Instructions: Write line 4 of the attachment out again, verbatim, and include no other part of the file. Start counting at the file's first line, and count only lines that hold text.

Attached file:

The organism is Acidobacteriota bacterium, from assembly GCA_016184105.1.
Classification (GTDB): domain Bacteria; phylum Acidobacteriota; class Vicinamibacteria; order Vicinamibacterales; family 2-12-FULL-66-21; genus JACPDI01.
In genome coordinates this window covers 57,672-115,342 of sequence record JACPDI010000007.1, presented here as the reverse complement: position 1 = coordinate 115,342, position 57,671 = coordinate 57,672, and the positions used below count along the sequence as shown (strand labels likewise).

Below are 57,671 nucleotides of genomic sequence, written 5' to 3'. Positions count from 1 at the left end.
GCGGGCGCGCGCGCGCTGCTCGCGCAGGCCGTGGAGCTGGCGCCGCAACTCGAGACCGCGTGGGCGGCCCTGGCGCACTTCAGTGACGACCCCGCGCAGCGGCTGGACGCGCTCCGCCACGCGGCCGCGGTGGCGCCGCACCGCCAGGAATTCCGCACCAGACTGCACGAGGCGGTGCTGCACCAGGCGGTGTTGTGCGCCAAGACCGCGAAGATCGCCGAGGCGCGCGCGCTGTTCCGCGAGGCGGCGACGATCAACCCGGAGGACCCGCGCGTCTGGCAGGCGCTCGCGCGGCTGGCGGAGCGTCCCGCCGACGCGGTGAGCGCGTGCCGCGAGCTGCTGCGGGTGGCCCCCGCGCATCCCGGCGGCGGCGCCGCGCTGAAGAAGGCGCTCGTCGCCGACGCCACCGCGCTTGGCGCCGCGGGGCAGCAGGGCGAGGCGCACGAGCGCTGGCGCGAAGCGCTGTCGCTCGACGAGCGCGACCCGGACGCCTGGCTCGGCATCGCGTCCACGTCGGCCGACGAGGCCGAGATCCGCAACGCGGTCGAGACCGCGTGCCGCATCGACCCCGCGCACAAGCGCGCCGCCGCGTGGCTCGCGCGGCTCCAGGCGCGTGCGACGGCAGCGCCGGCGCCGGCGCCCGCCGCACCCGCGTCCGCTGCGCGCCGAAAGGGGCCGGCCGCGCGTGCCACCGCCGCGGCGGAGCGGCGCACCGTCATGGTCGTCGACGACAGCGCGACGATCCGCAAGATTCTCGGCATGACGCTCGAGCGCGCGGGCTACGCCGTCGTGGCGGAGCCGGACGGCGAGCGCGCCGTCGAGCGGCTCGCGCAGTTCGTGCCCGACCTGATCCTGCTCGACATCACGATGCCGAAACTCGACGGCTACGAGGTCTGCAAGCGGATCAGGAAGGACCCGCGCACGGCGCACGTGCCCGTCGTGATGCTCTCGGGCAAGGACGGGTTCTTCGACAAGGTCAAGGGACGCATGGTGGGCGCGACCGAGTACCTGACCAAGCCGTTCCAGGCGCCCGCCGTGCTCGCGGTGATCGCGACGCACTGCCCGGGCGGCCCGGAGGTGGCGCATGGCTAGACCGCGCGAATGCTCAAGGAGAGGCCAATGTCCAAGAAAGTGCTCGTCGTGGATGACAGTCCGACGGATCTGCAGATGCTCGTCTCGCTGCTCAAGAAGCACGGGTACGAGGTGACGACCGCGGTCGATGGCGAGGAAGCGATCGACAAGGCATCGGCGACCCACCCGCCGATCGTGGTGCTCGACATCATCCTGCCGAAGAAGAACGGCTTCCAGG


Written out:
Below are 57,671 nucleotides of genomic sequence, written 5' to 3'. Positions count from 1 at the left end.